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I have learned that after a bit, maybe a month or so, whatever is important changes to something else. What drove him this month will not be an issue a month from now. I just watched my husband throw away his church envelopes. Usually he demands that I put money in them. Anything just so there was a bill in each one. If I put five ones in an envelope, he would tear it open and put a one in each of his envelopes. See, he doesn't know the value of money anymore. And now he doesn't care if he has envelopes for church. Once I took him to Mass and he didn't know what the host was for. I had to tell him three times to put it in his mouth. Finally I just put it in his mouth. Now he is getting diarrhea so much I am afraid to take him out of the house. So we missed church yesterday for the first time. He did not notice even though I told him it was Sunday. He just doesn't know what he is doing or understand the language. He has lost so much vocabulary. So I guess it depends on how far the disease has progressed. We are getting into the 9th year and he is really going down fast this year. It seems to be accelerating now. It is just so sad to see him go down this way.
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"Dad, when you get stronger? You can come home. I can't take care of you until then." If you haven't tried that, it might be a help. It was for my mom when she was in the nursing home for 3 months; but everyone is different. Eyerish Lass is right. Ultimately, you can't make him accept his circumstances. Just MAYBE you can help him accept this as temporary. Try not to beat yourself up. There are many reasons we put a parent in a nursing home...to keep them safer than they would be at home...to get them the 24/7 care they need...we can't physically handle them anymore...we are tired beyond belief from doing the loving thing. You probably score four out of four. Talk to his doctor (or the head nurse at the home) about getting him on anti-depressants. That might help. Make sure the nursing home is getting him up in a wheelchair and dressed every day -- and is taking him to every single one of their activities -- even if he doesn't want to go -- even if he sleeps through them. At the end of the day, though, you have to find a way to compartmentalize what's going on with him right now. You deserve to be happy. Bring him an ice cream sundae when you come to see him . . . a donut now and then . . . a favorite side dish of his to eat with his lunch or dinner . . . If he doesn't seem to care? If it doesn't SEEM to bring him any joy? Don't believe it. It does.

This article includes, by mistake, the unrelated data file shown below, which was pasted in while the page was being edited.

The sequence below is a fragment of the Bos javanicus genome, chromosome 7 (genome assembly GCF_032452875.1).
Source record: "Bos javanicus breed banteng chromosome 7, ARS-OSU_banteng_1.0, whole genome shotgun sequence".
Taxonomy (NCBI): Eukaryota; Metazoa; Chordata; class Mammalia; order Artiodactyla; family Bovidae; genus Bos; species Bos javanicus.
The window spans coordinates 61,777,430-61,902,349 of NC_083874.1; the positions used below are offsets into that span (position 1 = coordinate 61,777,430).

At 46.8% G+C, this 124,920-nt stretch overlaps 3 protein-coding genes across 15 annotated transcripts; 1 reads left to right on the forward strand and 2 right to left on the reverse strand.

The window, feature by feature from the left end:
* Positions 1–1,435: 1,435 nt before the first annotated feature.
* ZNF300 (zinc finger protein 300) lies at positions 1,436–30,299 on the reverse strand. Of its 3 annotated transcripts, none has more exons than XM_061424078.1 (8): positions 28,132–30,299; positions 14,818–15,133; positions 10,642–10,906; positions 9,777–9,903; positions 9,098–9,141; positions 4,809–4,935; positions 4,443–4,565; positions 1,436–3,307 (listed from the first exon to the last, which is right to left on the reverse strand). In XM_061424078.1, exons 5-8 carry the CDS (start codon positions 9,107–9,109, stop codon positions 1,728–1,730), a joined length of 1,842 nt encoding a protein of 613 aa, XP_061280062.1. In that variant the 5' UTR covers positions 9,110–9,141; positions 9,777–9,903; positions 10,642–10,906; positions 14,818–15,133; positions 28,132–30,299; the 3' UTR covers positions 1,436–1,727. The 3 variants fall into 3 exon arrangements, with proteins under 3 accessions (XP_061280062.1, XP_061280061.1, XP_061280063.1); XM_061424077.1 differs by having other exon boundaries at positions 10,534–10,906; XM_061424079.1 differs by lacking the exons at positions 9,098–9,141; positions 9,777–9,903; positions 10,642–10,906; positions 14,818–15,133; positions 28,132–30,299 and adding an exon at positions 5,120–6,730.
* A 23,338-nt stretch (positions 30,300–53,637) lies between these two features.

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I found out in March that being nice doesn't get the job done. Mother wanted to go passed her house and go in. She is in the NH. I was home from out of state. I said "OK." Then, I saw that she couldn't transfer herself from the bed, to the wheel chair. She fought them, when they made her walk and she can't stay awake 30 minutes. So, I had to say "No. I am not doing that."
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Is it a NH? Have you looked for a board and care? Small one story home with 6 residents and 2 caretakers? One thing I was told, don't go over very often, let him get adjusted first. Go once a week. After 2 years Mom still says GO HOME GO HOME GO HOME. She basically stopped talking, and thought, well this is it only a few more months now before she expires. Yesterday after the mikshake I gave her she said go home...Can;t win. She was happy with her milkshake It is tough. He may never accept it. Let him get settled in with their routine. Pop in only once a week. Adult day care in the area? Get him to go there.
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I just hope I don't put my kid through this if and when I get there. It is very tough. I hate to say it, but I have been through both sides of the coin: ALZ & CANCER.... My dad's was easier than Mom's. They both suffered, but Mom is very mentally tough to watch...Please don't take offense to this, if anyone reads this. We were not meant to live forever, and ALZ gives us all the time to say goodbye, and we love you....and you keep saying it, and Mom doesn't understand what you are saying now.....My dad did up till the last breath...Take Care. Don't take it to heart. We all go through this. When you pop in to see Dad, give him treats, make it happy. Race him down the isle in his wheel chair. TAke him to the bingo room, if they have one, play bingo with him or other activities. Get him out of his room. Outside for a bit. Tell him he will have more friends here.